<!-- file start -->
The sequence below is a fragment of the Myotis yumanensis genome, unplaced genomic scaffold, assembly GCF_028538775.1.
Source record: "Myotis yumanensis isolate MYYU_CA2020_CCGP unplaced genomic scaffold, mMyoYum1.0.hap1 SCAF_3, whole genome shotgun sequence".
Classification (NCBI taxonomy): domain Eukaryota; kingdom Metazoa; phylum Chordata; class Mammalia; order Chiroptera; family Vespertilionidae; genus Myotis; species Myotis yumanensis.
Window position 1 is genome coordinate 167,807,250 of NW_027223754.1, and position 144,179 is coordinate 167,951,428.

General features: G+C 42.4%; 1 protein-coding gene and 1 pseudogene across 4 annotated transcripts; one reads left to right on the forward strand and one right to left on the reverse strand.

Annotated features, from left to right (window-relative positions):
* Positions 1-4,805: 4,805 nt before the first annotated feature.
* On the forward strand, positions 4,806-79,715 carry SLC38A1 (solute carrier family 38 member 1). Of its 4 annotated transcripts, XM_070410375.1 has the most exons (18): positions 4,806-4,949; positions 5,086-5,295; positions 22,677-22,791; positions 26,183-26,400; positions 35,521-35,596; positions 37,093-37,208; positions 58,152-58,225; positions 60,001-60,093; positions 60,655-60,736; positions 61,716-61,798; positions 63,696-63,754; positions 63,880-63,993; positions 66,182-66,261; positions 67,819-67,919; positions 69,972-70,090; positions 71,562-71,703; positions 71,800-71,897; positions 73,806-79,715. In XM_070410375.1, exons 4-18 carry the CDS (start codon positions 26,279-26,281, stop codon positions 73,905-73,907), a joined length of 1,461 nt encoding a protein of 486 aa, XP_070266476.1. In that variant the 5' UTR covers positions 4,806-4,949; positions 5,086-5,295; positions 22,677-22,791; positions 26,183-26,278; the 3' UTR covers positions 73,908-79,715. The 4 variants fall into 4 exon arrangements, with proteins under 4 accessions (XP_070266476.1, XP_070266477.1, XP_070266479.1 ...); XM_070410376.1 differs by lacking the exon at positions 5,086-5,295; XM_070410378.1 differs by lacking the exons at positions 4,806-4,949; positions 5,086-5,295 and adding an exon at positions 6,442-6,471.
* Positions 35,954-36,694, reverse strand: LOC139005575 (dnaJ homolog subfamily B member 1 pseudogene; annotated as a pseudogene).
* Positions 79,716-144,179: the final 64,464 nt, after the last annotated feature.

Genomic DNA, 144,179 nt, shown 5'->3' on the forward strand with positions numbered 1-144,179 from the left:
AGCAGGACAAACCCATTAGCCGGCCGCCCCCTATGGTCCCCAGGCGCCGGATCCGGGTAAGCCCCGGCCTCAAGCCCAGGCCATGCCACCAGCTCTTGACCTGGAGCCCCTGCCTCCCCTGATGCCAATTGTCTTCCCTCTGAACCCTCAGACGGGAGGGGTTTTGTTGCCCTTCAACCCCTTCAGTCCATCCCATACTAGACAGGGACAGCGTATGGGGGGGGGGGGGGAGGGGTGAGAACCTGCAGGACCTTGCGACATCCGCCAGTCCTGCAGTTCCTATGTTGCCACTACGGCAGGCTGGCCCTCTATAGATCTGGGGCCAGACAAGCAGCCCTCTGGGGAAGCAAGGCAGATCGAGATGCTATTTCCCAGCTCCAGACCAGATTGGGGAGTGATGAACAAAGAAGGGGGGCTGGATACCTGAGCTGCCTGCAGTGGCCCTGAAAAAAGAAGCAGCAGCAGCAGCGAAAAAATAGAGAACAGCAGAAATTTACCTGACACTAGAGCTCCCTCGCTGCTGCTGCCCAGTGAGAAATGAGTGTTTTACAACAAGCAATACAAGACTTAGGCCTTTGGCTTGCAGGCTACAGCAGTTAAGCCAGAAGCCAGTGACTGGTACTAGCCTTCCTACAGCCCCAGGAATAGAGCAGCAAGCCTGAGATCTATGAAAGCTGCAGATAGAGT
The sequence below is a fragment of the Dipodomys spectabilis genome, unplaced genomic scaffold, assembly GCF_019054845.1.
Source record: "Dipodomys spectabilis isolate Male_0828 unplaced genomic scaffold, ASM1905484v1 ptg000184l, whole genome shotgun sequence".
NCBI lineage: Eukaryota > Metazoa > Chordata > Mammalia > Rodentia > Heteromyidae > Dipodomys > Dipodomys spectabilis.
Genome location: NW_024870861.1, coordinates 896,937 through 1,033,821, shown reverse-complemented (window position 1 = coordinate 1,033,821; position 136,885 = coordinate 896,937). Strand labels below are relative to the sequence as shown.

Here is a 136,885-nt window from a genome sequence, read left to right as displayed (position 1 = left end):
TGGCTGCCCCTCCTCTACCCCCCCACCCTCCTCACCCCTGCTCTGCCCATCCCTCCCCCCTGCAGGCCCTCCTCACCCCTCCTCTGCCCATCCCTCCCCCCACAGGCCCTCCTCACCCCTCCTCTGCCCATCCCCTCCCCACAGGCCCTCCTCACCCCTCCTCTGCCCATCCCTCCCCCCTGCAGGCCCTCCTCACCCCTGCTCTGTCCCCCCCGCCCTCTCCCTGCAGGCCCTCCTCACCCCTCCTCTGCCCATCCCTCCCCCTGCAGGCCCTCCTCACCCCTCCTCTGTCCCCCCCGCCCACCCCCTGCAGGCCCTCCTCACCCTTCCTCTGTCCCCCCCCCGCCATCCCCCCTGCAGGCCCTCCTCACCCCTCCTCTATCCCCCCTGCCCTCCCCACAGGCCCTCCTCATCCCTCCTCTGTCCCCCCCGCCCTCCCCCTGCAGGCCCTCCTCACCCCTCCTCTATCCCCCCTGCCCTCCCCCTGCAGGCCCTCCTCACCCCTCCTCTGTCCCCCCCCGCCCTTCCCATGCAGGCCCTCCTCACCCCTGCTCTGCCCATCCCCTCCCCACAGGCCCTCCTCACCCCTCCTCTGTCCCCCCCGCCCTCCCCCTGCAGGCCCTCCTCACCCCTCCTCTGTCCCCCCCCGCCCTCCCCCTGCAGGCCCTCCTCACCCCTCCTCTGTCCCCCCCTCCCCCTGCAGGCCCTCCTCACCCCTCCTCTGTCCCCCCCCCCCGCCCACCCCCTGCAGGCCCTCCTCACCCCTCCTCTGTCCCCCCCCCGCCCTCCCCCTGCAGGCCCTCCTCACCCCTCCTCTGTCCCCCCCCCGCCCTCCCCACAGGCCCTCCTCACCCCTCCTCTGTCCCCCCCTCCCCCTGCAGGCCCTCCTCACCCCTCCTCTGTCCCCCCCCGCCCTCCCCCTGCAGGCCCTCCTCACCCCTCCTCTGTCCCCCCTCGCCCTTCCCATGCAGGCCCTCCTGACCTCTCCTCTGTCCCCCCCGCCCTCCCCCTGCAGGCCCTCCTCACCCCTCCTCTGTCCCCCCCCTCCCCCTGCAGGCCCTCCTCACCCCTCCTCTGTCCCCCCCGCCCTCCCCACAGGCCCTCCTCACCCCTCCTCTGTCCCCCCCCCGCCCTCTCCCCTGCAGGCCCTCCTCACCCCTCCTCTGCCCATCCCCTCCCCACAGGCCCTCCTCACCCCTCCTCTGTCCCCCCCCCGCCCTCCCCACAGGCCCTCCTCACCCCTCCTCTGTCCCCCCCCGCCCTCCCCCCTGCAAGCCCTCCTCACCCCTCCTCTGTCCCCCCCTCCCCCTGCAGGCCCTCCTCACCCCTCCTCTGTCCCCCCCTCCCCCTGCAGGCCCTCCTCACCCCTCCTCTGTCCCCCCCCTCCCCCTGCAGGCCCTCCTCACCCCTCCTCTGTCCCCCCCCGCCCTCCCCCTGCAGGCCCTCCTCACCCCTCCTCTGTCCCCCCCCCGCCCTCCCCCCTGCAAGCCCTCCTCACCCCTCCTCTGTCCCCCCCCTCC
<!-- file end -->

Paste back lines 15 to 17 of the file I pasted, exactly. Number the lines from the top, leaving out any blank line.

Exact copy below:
NCBI lineage: Eukaryota > Metazoa > Chordata > Mammalia > Rodentia > Heteromyidae > Dipodomys > Dipodomys spectabilis.
Genome location: NW_024870861.1, coordinates 896,937 through 1,033,821, shown reverse-complemented (window position 1 = coordinate 1,033,821; position 136,885 = coordinate 896,937). Strand labels below are relative to the sequence as shown.

Here is a 136,885-nt window from a genome sequence, read left to right as displayed (position 1 = left end):